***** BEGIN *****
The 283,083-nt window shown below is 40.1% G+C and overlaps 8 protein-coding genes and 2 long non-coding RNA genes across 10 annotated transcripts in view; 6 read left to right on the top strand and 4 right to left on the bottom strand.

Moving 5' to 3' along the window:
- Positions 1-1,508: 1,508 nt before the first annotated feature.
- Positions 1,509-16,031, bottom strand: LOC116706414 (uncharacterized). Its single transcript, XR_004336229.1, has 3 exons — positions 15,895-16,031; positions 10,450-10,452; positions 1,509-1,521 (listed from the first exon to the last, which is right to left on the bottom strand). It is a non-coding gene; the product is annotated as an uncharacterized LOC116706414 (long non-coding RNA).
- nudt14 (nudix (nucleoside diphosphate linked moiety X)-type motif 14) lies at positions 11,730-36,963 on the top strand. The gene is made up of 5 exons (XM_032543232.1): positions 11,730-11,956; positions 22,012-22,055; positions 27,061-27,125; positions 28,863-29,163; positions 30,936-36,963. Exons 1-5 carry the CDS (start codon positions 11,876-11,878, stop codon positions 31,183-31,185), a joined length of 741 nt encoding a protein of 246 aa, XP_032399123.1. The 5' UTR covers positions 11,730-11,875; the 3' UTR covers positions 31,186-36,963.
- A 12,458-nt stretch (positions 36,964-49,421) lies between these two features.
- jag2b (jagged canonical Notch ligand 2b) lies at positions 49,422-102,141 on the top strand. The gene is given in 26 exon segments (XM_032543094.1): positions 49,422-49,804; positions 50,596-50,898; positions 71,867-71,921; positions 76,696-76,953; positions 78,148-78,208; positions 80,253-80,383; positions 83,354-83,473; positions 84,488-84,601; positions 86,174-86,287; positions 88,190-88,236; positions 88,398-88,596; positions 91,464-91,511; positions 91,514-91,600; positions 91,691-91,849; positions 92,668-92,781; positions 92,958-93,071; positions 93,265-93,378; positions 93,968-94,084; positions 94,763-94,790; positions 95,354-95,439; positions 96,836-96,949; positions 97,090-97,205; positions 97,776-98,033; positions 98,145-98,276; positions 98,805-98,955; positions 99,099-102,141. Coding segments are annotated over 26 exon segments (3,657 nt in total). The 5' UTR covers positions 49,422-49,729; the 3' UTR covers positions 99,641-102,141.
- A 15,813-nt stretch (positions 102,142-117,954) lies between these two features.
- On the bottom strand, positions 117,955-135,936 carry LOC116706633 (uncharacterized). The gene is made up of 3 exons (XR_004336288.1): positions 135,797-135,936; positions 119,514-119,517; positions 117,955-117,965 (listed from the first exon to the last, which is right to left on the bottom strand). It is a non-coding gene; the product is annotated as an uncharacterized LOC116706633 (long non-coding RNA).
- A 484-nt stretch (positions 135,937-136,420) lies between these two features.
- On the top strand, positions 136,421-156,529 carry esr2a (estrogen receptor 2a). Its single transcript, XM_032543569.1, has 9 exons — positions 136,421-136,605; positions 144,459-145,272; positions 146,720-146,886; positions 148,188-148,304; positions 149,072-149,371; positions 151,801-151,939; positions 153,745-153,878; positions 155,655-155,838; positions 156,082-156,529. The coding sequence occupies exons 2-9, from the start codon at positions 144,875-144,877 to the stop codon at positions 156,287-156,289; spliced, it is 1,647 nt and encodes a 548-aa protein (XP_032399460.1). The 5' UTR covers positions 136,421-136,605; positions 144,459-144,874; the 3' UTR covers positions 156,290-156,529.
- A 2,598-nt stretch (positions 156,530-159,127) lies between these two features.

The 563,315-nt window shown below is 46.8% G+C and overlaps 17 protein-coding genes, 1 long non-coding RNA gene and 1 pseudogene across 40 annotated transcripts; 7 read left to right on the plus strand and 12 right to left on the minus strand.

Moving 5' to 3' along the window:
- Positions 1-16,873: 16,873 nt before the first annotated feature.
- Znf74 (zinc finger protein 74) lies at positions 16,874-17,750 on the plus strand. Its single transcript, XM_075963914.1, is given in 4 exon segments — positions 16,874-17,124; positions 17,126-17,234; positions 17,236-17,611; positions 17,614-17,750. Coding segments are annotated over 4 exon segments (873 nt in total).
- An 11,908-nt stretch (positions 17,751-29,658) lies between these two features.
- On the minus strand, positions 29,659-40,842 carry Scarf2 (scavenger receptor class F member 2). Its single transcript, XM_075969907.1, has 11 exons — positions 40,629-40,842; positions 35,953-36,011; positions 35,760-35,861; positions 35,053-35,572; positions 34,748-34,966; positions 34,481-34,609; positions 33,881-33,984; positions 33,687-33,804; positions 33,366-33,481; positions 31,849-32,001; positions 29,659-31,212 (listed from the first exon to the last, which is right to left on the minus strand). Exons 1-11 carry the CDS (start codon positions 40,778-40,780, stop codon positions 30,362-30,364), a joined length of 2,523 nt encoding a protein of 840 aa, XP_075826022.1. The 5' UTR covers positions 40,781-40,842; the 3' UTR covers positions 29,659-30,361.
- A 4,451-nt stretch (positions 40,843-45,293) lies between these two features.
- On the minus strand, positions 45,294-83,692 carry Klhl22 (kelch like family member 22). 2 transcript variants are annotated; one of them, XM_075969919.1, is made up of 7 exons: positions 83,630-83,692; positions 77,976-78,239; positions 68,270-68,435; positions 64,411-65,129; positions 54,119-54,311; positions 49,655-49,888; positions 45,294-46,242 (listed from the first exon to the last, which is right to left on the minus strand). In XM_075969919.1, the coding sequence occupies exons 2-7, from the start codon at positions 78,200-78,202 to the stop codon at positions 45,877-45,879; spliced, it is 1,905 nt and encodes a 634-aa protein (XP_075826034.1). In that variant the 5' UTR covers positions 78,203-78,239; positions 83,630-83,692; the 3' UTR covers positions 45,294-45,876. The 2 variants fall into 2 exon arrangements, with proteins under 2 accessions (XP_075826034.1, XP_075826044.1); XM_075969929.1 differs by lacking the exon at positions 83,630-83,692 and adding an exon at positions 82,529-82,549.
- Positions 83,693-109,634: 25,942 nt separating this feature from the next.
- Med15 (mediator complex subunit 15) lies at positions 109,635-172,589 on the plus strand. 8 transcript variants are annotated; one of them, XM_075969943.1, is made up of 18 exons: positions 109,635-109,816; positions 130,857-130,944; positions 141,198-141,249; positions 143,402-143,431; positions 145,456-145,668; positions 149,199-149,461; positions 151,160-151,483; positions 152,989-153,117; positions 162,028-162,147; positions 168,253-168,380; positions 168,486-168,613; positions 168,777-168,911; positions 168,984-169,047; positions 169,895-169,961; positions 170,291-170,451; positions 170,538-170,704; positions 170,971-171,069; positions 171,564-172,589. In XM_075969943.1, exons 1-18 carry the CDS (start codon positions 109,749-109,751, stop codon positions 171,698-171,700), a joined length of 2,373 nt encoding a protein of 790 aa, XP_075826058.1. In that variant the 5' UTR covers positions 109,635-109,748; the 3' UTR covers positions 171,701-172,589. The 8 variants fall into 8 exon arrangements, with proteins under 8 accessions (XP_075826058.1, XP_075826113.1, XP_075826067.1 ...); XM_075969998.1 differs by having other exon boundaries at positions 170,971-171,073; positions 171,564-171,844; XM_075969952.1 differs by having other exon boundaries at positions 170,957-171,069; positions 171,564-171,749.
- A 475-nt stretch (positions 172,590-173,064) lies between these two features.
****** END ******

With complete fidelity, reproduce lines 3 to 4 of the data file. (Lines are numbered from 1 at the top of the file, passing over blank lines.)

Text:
- Positions 1-1,508: 1,508 nt before the first annotated feature.
- Positions 1,509-16,031, bottom strand: LOC116706414 (uncharacterized). Its single transcript, XR_004336229.1, has 3 exons — positions 15,895-16,031; positions 10,450-10,452; positions 1,509-1,521 (listed from the first exon to the last, which is right to left on the bottom strand). It is a non-coding gene; the product is annotated as an uncharacterized LOC116706414 (long non-coding RNA).